Initiative milestone quickens market entry prospects for ‘Satcom on the Move’ terminal equipment

In response to increasing demand for high-performance ‘Satcom on the Move’ earth stations, the satellite industry is improving the way that terminal specifications, testing, and approvals are applied.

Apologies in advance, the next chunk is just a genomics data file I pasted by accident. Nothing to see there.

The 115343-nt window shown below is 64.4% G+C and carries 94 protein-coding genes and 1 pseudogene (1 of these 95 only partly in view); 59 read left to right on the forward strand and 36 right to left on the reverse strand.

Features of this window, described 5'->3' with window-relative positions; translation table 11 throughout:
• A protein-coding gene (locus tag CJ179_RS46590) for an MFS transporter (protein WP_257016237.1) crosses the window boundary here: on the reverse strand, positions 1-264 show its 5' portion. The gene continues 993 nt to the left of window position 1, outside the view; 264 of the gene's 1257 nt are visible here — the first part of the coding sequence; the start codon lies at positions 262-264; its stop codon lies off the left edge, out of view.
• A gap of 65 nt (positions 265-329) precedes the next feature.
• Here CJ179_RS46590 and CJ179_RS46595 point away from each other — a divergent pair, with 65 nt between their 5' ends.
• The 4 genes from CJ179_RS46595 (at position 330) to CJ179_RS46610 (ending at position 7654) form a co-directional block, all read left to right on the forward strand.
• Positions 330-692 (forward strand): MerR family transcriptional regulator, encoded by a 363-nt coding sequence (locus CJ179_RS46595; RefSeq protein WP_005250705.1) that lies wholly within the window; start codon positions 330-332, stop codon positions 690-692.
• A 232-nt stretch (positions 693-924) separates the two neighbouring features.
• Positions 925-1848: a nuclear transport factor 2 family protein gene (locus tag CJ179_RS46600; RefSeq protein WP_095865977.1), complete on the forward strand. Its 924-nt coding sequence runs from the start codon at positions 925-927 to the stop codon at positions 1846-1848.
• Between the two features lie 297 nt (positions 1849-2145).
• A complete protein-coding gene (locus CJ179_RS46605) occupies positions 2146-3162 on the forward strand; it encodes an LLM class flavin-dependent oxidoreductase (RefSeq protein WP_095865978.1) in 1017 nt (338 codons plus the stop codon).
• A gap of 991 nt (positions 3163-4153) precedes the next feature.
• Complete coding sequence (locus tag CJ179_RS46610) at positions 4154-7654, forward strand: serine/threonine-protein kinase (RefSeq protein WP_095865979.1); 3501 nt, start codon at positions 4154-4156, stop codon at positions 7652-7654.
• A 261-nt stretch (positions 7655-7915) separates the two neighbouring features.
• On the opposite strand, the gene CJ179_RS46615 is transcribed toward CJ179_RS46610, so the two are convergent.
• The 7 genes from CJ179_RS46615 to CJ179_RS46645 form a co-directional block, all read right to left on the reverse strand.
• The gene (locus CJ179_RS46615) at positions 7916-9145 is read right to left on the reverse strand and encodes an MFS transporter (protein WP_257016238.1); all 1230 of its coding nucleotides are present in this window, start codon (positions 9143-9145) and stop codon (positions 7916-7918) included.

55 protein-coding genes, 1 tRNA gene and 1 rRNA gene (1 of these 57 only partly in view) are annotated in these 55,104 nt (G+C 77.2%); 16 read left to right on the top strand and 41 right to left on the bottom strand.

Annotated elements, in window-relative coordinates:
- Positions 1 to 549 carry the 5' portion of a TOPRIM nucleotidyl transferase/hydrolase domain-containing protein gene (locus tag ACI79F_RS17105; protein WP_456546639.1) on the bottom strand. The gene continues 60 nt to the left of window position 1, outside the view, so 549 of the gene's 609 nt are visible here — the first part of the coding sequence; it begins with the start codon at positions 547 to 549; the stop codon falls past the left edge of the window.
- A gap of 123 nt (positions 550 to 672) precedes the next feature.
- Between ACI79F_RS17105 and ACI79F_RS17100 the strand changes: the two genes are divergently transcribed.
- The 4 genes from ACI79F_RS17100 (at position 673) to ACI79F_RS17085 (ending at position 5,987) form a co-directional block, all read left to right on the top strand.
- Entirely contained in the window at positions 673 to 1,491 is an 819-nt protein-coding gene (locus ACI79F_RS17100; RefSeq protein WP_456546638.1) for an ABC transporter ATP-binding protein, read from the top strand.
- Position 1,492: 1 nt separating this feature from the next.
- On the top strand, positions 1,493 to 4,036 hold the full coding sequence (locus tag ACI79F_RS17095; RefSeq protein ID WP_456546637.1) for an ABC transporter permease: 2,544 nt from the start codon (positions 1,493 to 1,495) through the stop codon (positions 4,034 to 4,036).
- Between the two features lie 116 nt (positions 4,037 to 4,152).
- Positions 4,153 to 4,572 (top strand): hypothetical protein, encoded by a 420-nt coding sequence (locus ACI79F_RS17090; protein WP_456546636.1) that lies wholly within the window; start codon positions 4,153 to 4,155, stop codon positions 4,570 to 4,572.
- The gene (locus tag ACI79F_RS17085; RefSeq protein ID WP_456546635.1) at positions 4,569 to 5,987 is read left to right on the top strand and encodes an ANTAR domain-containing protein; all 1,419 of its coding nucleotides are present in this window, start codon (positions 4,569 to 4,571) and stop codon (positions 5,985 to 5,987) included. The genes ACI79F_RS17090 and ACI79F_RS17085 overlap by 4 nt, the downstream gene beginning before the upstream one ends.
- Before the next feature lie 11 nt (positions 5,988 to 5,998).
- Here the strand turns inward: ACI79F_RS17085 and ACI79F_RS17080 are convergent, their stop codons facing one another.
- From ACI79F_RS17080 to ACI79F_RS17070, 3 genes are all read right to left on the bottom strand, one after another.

The breakthroughs, which reduce ‘time to market’ with streamlined product-quality validation, are being made through contracts awarded by the European Space Agency (ESA) to Fraunhofer IIS, that has developed test facilities for the programme, and Global VSAT Forum (GVF), the global association of the satellite communications industry.The initiative is focused on the mobile Ku- and Ka-band VSAT market for three environments: land, maritime and aeronautical. Enhanced test procedures have now been developed by Germany-based GVF Member, Fraunhofer IIS that incorporate standard motion profiles for testing in the GVF 105. With procedures for land and maritime terminal testing completed and agreed, future work aims at extending GVF 105 to include aeronautical and train system test specifications.Progress has also been made in in two critical areas related to the ESA ‘Satcom on the Move’ project.In conducting the inaugural test, Fraunhofer IIS applied the GVF Mutual Recognition Arrangement (MRA), which defines the standard procedures that an antenna or earth station manufacturer must perform in order to apply for Type Approval from satellite operators. Use of the procedure not only improves the quality and completeness of test data, but helps reduce the time and cost required to bring new ground-segment technology to the market, thus advancing the competitiveness of satellite communications.A value-chain analysis conducted for the ESA project has revealed a need for rationalization of the way that terminal specifications are conveyed to buyers. “The feedback we have received from industry is consistent with what we have been told by end users,” said Colin Robinson, GVF’s Project Director and Chairman of the GVF MRA Working Group, which is responsible for terminal type approvals. “There is a need to clarify specifications so that characterisation of terminal performance is consistent from one manufacturer’s product to the next. We are addressing that requirement.”

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